Wealth and poverty are an occasion to draw closer to God and our peers – Patriarch Daniel

Patriarch Daniel on Sunday offered his reflections on wealth and poverty as means through which we can proceed on the path to salvation.

‘Wealth and poverty are not a purpose in themselves. They are an opportunity for us to draw near or away from God and others.’

“Neither wealth nor poverty can bring us salvation, but the way we use wealth and how we transform material poverty into a richness of the soul through faith, prayer and the cultivation of virtues,” said His Beatitude on Nov. 17.

His Beatitude Patriarch Daniel presided over the Divine Liturgy at the Patriarchal Cathedral in Bucharest having as concelebrant his auxiliary bishop Varlaam of Ploiesti.

Reflecting on the Gospel reading from John 12:16-21, the Romanian Patriarch noted that ‘wealth is not a bad thing itself,’ because it comes from God.

“The rich man is not judged harshly by God because he was rich, because his wealth came unexpectedly from God, but he is judged because he did not thank God for the riches and did not give to the poor any of what he had abundantly.”

The rich fool from the gospel parable became greedy, the Patriarch stressed, and because of covetousness he declined spiritually.

‘The rich man had no merit, because the abundant harvest was an unexpected surprise made by God to observe how he would behave when the harvest becomes so abundant than what he expected.’

‘He buried his soul in the material things and by doing this he fell from his capacity of spiritual, reasoning, God-loving and peer-loving being to the level of a biological being that only eats, drinks and rests.’

The words ‘This very night your life will be demanded from you’ point to the idea of judgement, of an evaluation of human life.

‘The gospel shows us that physical death has a spiritual significance. It separates us from the transient goods of this life.’

‘The man who gathered many material possessions, but did not gather light in his soul, will go with an empty, deserted and darkened soul to the other world,’ the patriarch explained.

While meditating on the last verse of the parable saying, “This is how it will be with whoever stores up things for themselves but is not rich toward God,” the patriarch spoke of how one can be enriched in God.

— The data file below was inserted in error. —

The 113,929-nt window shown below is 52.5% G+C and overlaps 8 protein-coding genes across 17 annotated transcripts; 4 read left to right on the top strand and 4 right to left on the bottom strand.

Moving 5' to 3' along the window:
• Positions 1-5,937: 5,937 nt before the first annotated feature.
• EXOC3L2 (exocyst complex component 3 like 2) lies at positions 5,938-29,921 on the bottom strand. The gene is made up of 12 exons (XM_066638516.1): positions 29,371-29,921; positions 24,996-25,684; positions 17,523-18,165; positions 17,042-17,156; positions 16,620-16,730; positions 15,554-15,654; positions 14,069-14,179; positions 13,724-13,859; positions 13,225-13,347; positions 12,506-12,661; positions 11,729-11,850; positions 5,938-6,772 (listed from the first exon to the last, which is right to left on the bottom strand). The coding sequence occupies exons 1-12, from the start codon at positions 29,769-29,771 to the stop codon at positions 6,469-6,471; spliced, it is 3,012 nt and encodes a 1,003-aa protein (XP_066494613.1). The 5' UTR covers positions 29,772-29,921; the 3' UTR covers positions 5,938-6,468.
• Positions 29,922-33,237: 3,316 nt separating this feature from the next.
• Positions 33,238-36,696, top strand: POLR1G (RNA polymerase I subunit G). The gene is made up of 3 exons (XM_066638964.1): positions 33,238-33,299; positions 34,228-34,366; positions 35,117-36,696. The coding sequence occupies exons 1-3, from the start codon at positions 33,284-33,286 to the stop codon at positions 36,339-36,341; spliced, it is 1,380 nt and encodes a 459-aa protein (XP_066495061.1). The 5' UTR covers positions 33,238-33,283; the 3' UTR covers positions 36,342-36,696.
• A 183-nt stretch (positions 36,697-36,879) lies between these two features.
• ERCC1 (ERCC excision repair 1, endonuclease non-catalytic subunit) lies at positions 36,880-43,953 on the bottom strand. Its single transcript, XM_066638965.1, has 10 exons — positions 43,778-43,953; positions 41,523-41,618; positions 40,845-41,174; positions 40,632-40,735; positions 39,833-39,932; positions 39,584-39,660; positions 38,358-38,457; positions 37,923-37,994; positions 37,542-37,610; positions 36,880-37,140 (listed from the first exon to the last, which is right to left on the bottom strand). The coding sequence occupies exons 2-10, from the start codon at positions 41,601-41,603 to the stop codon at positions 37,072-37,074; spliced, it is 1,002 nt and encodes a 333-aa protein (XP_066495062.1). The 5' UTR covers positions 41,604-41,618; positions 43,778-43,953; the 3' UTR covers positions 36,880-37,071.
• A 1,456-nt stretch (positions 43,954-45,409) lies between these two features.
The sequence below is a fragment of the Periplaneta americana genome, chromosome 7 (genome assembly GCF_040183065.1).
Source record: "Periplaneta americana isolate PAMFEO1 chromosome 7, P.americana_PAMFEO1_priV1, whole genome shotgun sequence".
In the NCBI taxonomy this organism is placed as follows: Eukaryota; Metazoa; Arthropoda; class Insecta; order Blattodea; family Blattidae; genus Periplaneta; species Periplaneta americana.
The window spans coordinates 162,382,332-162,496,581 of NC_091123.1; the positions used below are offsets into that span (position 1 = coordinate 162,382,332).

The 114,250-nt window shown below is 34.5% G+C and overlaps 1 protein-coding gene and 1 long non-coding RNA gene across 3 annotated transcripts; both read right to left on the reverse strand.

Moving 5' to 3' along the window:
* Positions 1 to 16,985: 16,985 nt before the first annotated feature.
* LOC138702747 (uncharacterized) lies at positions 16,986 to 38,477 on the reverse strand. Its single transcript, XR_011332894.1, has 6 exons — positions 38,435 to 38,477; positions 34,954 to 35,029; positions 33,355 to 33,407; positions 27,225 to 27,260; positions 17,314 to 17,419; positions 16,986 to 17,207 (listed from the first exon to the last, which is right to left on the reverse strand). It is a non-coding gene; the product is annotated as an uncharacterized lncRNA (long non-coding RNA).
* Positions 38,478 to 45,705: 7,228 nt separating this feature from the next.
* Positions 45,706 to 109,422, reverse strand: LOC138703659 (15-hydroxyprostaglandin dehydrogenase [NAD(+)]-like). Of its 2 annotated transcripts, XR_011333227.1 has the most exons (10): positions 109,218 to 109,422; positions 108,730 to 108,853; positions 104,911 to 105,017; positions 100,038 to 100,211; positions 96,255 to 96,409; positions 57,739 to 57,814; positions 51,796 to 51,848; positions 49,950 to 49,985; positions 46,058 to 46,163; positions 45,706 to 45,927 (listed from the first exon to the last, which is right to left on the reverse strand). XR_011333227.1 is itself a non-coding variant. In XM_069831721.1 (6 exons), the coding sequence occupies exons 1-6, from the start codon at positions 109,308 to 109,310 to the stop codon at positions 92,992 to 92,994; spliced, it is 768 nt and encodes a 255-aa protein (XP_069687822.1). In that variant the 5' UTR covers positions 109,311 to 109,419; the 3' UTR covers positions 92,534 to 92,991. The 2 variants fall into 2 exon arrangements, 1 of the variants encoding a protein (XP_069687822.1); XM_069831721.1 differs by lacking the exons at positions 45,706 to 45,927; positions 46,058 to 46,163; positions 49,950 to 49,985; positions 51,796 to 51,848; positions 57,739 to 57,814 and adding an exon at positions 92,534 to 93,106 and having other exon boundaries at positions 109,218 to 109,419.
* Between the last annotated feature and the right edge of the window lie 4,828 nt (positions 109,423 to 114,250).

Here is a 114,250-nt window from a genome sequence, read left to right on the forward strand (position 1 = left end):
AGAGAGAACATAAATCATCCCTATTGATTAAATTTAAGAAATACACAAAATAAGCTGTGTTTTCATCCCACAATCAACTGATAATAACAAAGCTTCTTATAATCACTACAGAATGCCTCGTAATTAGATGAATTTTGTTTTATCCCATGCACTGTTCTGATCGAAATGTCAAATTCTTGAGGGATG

“By the light of faith, of repentance, of pure thoughts, of good words and deeds of humble and merciful love, and this love becomes the light of the immortal soul which after the body’s death goes to heaven. Therefore, the light from the soul cannot be taken away by death.”

“Death only separates the soul from the body, but the soul when separated from the body becomes clear and has the awareness of all the facts and words of the earthly life.”

“Therefore, souls can depart as darkened or enlightened from this life. The enrichment with spiritual gifts is accomplished through prayer, feats, fasting, by performing good deeds, through a pure lifestyle.”

Those who do not have material possibilities to support their peers can still perform acts of mercy with the riches of the soul.

“Through prayer for one’s health and salvation. The kind thought and the good word said to a person who needs encouragement.”

“Our presence near a lonely and forgotten relative is a deed of mercy, the visit to a sick person is a deed of mercy that does not cost money, but only spiritual kindness,” said Patriarch Daniel.

During the Divine Liturgy, Patriarch Daniel ordained to the Diaconate Alexandru Cantoriu, who was a chanter at the Patriarchal Cathedral.

Photography courtesy of Lumina Newspaper / Mihnea Păduraru

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